said it fully supported this initiative and would co-sponsor the draft resolution in the First Committee of the General Assembly. 

The next plenary of the Conference on Disarmament will be held at 10 a.m. on Tuesday, 19 August under the presidency of Malaysia.


Statements

ANTHONY ANDANJE (Kenya), President of the Conference on Disarmament, said he would provide an update on outstanding issues.  Following sustained negotiations, the issue of the informal position of the Friend of the President under his predecessor had been resolved and the mandate had been reworded.  The Coordinators on the substantive agenda items on the schedule of activities had submitted their reports.  These reports would be issued as one document with a CD number and circulated to all Member States.   Many delegations had suggested that an opportunity be created to have a look at the report and there would therefore be an informal meeting on Friday, 15 August at 10 a.m. to provide delegations with an opportunity to make brief comments.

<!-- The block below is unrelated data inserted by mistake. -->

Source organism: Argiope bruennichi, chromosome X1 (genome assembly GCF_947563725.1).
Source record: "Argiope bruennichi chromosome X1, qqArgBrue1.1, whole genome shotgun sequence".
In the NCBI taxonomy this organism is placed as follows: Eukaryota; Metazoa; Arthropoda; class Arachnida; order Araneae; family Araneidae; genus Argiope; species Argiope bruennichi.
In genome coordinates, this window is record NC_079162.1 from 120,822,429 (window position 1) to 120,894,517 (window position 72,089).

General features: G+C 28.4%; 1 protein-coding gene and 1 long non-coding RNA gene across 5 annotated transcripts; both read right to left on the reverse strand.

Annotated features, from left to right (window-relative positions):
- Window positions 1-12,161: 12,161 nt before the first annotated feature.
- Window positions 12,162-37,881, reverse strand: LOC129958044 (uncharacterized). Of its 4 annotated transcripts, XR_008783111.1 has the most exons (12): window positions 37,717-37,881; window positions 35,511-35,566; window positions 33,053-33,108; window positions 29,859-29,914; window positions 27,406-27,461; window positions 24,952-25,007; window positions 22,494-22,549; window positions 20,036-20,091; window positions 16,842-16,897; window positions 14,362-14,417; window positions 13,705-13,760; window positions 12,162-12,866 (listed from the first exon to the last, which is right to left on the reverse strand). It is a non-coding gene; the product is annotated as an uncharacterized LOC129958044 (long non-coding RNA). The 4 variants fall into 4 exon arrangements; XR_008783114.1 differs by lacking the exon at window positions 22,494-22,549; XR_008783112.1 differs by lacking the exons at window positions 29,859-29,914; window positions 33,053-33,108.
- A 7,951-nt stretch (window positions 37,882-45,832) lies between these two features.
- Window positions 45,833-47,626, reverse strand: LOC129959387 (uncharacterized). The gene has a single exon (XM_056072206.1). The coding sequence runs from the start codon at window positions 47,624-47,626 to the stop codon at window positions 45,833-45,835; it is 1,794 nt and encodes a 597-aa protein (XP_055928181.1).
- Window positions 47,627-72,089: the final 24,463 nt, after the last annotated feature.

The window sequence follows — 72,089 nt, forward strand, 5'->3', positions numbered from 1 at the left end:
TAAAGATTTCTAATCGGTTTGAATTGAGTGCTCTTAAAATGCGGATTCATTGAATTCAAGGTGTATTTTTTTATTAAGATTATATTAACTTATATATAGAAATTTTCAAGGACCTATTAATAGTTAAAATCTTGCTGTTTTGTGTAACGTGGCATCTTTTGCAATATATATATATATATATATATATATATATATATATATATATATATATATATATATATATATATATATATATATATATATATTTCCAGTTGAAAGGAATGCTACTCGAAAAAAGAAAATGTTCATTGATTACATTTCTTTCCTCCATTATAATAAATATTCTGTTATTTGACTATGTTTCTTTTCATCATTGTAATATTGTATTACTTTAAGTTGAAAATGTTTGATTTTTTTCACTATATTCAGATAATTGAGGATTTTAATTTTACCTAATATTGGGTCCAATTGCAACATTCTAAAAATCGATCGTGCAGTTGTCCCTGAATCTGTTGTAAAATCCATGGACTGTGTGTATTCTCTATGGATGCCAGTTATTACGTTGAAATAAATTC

Democratic People’s Republic of Korea, speaking on behalf of the Group of 21  on negative security assurances, said the Group of 21 reaffirmed that the total elimination of nuclear weapons was the only absolute guarantee against the use or threat of use of nuclear weapons.  The Conference on Disarmament should start negotiations on a phased programme for the complete elimination of nuclear weapons, including a nuclear-weapons convention prohibiting the possession, development, production, stockpiling, transfer and use of nuclear weapons, leading to the global, non-discriminatory and verifiable elimination of nuclear weapons, with a specified framework of time.  Pending this, there was an urgent need to reach an early agreement on a universal, unconditional, irrevocable and legally-binding instrument to effectively assure non-nuclear-weapon States against the use or threat of use of nuclear weapons under all circumstances.